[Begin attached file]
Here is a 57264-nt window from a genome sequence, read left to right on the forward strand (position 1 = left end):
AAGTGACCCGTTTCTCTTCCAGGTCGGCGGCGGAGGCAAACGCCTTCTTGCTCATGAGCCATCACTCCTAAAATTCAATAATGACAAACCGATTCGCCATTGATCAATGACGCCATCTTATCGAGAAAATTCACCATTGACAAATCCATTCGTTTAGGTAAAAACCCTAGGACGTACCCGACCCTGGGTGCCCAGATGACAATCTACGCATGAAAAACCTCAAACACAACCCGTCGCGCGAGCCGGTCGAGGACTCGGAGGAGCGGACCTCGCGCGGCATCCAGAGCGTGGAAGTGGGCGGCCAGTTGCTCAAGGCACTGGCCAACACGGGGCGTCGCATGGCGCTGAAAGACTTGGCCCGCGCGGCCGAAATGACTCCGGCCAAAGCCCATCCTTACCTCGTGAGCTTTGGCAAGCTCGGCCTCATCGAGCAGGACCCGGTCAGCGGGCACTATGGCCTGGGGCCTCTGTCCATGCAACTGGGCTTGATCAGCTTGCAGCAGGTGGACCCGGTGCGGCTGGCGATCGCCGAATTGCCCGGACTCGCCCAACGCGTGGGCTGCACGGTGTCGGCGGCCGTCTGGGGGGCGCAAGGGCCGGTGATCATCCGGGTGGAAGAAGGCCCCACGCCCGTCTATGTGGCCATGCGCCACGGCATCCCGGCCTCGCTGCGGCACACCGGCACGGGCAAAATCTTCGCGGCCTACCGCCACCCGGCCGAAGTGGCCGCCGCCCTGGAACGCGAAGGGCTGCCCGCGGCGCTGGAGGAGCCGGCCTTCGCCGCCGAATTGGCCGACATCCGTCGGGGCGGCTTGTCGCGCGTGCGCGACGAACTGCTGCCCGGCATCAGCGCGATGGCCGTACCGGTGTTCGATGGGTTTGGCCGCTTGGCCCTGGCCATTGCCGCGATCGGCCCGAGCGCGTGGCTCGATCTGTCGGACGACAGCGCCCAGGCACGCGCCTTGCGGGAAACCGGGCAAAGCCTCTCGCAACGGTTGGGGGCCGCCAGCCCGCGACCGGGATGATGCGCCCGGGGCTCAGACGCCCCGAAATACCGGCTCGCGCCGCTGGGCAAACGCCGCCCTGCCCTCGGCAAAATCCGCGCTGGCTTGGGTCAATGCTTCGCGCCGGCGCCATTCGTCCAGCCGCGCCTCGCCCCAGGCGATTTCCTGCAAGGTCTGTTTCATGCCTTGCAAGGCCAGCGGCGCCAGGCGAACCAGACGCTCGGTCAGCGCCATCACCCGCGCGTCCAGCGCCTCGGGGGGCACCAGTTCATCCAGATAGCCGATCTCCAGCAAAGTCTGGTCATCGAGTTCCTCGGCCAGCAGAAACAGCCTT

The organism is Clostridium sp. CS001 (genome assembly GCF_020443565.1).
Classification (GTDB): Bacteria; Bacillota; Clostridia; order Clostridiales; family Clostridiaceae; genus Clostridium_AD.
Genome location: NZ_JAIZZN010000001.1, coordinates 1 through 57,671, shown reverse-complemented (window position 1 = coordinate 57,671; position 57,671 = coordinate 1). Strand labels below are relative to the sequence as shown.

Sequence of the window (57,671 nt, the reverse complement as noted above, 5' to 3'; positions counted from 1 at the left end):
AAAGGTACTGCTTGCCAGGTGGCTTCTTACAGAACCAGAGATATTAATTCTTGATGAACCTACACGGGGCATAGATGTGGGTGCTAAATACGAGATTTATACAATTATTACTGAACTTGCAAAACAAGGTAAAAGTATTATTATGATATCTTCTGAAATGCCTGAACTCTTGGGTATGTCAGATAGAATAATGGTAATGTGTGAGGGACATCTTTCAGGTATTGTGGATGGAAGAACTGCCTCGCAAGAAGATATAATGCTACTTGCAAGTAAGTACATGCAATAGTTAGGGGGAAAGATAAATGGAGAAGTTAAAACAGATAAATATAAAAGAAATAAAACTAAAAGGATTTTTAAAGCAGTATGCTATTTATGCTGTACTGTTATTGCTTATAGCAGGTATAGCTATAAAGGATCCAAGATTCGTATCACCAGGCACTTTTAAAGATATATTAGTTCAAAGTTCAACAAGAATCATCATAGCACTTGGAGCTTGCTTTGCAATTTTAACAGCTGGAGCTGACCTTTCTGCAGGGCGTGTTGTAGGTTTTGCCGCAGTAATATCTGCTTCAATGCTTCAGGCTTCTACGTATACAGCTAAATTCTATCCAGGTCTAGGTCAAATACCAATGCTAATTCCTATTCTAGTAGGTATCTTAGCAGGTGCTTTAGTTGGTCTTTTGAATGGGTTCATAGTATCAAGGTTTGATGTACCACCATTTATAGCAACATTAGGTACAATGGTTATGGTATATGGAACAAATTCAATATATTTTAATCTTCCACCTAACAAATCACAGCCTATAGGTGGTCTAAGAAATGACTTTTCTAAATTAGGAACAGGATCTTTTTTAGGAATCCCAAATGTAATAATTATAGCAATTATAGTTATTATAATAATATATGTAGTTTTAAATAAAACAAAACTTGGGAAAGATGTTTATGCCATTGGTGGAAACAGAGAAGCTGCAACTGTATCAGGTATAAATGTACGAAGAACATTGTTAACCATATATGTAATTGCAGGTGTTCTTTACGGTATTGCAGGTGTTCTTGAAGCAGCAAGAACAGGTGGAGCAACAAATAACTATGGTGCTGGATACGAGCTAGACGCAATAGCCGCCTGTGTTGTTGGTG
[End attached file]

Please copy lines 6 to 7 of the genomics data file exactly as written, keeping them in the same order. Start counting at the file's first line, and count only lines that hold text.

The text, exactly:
Sequence of the window (57,671 nt, the reverse complement as noted above, 5' to 3'; positions counted from 1 at the left end):
AAAGGTACTGCTTGCCAGGTGGCTTCTTACAGAACCAGAGATATTAATTCTTGATGAACCTACACGGGGCATAGATGTGGGTGCTAAATACGAGATTTATACAATTATTACTGAACTTGCAAAACAAGGTAAAAGTATTATTATGATATCTTCTGAAATGCCTGAACTCTTGGGTATGTCAGATAGAATAATGGTAATGTGTGAGGGACATCTTTCAGGTATTGTGGATGGAAGAACTGCCTCGCAAGAAGATATAATGCTACTTGCAAGTAAGTACATGCAATAGTTAGGGGGAAAGATAAATGGAGAAGTTAAAACAGATAAATATAAAAGAAATAAAACTAAAAGGATTTTTAAAGCAGTATGCTATTTATGCTGTACTGTTATTGCTTATAGCAGGTATAGCTATAAAGGATCCAAGATTCGTATCACCAGGCACTTTTAAAGATATATTAGTTCAAAGTTCAACAAGAATCATCATAGCACTTGGAGCTTGCTTTGCAATTTTAACAGCTGGAGCTGACCTTTCTGCAGGGCGTGTTGTAGGTTTTGCCGCAGTAATATCTGCTTCAATGCTTCAGGCTTCTACGTATACAGCTAAATTCTATCCAGGTCTAGGTCAAATACCAATGCTAATTCCTATTCTAGTAGGTATCTTAGCAGGTGCTTTAGTTGGTCTTTTGAATGGGTTCATAGTATCAAGGTTTGATGTACCACCATTTATAGCAACATTAGGTACAATGGTTATGGTATATGGAACAAATTCAATATATTTTAATCTTCCACCTAACAAATCACAGCCTATAGGTGGTCTAAGAAATGACTTTTCTAAATTAGGAACAGGATCTTTTTTAGGAATCCCAAATGTAATAATTATAGCAATTATAGTTATTATAATAATATATGTAGTTTTAAATAAAACAAAACTTGGGAAAGATGTTTATGCCATTGGTGGAAACAGAGAAGCTGCAACTGTATCAGGTATAAATGTACGAAGAACATTGTTAACCATATATGTAATTGCAGGTGTTCTTTACGGTATTGCAGGTGTTCTTGAAGCAGCAAGAACAGGTGGAGCAACAAATAACTATGGTGCTGGATACGAGCTAGACGCAATAGCCGCCTGTGTTGTTGGTG